We didn’t get everything answered and settled, by any means, but when we finished our meeting on Tuesday afternoon, I think we felt that we had accomplished quite a bit.  I think we were comfortable with a job well done.  We had set ourselves up for the next “gathering,” a phone conference call for January, and the next gathering after that, another in person meeting in Southern California toward the end of February.  We’re meeting.  We’re talking.  We’re praying.  (That’s probably the most important part to all of this.)  We’re committed to moving forward with a mission we all believe in.

If you look at the photos below, you’ll see on the left the “serious” shot of us as a group, taking a break to take our picture together.  I wish I weren’t in the front.  I’m always in the front because I’m shortest.  Yuck.  But if you’ll notice, we’re smiling.  We’re standing close to one another.  There’s no tension.  No fists.  No weapons are drawn.  That’s a good thing.  The second photograph speaks for itself.  “Let’s do something silly,” someone said.  And we very easily slipped into silly mode.  Someone suggested that I looked like I was biting off Jeff’s ear.  I was not.  But it makes for a funny photograph, doesn’t it?

Pray for us.  In that mix of people are those who love and care for Communitas International right now in a special way.  Pray for wisdom and discernment and strength and insight for us.  And maybe even a donation or two thrown in for good measure.  We love serving a vibrant and intimate and loving God.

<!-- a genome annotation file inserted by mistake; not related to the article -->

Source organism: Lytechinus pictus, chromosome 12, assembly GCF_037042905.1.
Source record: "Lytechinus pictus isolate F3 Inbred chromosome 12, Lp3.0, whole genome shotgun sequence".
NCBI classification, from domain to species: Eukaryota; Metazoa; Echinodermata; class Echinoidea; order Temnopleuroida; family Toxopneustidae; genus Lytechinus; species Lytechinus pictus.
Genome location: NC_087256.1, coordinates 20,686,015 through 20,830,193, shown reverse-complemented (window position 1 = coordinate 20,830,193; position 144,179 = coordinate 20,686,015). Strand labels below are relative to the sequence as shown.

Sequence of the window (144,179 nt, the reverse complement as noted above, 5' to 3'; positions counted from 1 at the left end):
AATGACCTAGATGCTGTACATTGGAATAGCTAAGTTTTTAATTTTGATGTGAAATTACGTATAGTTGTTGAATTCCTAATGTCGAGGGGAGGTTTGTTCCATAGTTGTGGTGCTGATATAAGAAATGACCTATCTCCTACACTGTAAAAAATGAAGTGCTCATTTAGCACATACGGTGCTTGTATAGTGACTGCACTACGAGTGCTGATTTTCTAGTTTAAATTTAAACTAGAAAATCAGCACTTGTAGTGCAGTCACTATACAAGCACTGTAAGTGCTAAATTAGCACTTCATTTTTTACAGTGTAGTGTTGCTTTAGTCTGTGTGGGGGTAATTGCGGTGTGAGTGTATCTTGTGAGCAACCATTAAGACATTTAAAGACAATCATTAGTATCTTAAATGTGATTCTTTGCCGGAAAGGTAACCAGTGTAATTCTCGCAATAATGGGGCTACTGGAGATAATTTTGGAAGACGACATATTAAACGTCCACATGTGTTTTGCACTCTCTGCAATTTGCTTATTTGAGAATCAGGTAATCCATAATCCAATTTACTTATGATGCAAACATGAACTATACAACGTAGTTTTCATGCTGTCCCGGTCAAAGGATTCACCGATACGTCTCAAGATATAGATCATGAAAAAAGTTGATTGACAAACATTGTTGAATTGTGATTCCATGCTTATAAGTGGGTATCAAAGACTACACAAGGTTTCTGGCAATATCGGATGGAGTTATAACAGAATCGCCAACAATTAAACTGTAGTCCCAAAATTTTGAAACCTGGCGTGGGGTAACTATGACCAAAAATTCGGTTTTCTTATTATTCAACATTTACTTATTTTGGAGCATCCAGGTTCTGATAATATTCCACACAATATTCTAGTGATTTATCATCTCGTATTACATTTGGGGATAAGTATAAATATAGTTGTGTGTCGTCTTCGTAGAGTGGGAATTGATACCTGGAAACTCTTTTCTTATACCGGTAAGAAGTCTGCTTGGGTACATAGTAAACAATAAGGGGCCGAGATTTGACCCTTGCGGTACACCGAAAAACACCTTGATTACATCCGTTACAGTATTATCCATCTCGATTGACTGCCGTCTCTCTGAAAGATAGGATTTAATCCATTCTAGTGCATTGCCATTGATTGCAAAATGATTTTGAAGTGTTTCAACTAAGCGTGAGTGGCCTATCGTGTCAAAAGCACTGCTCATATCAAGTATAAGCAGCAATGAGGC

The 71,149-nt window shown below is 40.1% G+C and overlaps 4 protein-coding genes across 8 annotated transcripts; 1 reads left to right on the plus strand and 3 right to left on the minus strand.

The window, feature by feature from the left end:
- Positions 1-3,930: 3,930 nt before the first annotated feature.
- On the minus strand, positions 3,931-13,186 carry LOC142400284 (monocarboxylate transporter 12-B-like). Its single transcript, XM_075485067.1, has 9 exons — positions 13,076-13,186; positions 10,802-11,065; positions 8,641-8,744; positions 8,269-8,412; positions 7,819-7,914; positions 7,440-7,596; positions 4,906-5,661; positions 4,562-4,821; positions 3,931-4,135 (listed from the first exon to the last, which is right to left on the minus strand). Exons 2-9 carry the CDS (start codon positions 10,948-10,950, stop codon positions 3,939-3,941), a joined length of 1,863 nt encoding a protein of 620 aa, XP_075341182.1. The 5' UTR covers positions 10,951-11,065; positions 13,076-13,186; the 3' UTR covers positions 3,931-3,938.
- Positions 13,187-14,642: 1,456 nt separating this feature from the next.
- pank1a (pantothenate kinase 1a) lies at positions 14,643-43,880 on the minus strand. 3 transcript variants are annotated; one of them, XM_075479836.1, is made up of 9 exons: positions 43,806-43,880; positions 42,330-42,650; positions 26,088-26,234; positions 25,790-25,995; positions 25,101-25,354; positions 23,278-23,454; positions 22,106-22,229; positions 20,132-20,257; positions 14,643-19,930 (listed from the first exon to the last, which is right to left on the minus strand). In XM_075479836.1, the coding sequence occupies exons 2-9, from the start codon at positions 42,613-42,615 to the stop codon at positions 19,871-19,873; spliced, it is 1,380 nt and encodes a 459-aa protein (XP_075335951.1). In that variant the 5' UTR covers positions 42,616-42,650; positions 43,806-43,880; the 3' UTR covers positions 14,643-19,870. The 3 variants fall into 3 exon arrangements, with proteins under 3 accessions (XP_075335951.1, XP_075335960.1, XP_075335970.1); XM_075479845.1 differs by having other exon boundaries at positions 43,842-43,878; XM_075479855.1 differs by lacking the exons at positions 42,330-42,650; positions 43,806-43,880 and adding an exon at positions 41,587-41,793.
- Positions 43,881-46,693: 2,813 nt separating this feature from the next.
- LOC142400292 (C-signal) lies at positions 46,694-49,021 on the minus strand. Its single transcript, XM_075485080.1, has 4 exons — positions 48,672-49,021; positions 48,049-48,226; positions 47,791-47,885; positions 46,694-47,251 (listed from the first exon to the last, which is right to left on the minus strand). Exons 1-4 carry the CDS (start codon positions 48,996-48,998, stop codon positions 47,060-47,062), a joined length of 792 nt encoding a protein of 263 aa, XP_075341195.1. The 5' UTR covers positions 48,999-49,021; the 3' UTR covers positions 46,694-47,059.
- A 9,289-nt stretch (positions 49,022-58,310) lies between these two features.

I hope you’re serving Him somewhere, somehow today too.

Posted by: ritagone | December 6, 2017

Bye, Bye, Job! (And Thanks!)

Tomorrow I finish

 teaching Job at Connection, the Thursday morning womens’ Bible study at my church.  I started preparing to teach Job long about the first of this year, so it’s been almost a long time — full year — of reading various commentaries (written by Ray Stedman, Tim Keller, Elisabeth Eliott, Charles Swindoll and a few others), taking copious notes, putting together rough drafts of twelve lessons, re-doing some of those lessons, then re-doing them again, putting music along with the lessons, asking my daughter to sing songs that fit in well with particular themes of the various lessons, moving things around some more. Editing, shortening, editing some more. It’s been the equivalent of a part-time job!!

It’s what you do when you’re preparing to teach for about three months.  (The only Thursday I didn’t teach was Thanksgiving.)  You try to stay as far ahead as you can, knowing that every week, when you finish one lesson, you leap into immediate preparation for next week’s lesson.

 

During the time this group of ladies has been studying Job, two of our community have passed away, so we’ve been to two memorial services together, sharing the sadness that that kind of event brings.  We’ve shared laughter too, and lots of wonderful moments.  That’s what Bible studies like this are meant to do, and that’s what has happened.  It wasn’t just about being in God’s Word, although there was lots of that.  It was about sharing life together, personal stories and jokes and sweet moments of openness and vulnerability that can only happen when you are together week in and week out, along with the sad times of loss.